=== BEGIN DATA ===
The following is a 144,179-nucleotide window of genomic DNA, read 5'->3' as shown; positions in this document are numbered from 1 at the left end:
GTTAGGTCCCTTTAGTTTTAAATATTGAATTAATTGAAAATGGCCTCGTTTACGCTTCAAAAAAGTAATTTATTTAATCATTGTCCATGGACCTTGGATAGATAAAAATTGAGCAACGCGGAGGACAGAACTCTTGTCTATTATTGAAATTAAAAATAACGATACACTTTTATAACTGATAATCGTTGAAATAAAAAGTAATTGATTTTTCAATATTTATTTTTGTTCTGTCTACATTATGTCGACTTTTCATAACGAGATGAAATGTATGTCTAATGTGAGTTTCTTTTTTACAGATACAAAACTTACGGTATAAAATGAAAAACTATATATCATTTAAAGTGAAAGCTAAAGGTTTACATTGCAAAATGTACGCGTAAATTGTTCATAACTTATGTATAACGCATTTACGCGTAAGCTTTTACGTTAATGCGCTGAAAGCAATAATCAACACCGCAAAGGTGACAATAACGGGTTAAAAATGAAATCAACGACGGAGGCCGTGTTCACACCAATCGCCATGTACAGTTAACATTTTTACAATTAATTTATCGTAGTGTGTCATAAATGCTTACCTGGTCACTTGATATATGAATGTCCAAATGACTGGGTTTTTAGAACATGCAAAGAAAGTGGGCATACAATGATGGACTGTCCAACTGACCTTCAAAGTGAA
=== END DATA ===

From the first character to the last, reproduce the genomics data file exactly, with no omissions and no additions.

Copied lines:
The following is a 144,179-nucleotide window of genomic DNA, read 5'->3' as shown; positions in this document are numbered from 1 at the left end:
GTTAGGTCCCTTTAGTTTTAAATATTGAATTAATTGAAAATGGCCTCGTTTACGCTTCAAAAAAGTAATTTATTTAATCATTGTCCATGGACCTTGGATAGATAAAAATTGAGCAACGCGGAGGACAGAACTCTTGTCTATTATTGAAATTAAAAATAACGATACACTTTTATAACTGATAATCGTTGAAATAAAAAGTAATTGATTTTTCAATATTTATTTTTGTTCTGTCTACATTATGTCGACTTTTCATAACGAGATGAAATGTATGTCTAATGTGAGTTTCTTTTTTACAGATACAAAACTTACGGTATAAAATGAAAAACTATATATCATTTAAAGTGAAAGCTAAAGGTTTACATTGCAAAATGTACGCGTAAATTGTTCATAACTTATGTATAACGCATTTACGCGTAAGCTTTTACGTTAATGCGCTGAAAGCAATAATCAACACCGCAAAGGTGACAATAACGGGTTAAAAATGAAATCAACGACGGAGGCCGTGTTCACACCAATCGCCATGTACAGTTAACATTTTTACAATTAATTTATCGTAGTGTGTCATAAATGCTTACCTGGTCACTTGATATATGAATGTCCAAATGACTGGGTTTTTAGAACATGCAAAGAAAGTGGGCATACAATGATGGACTGTCCAACTGACCTTCAAAGTGAA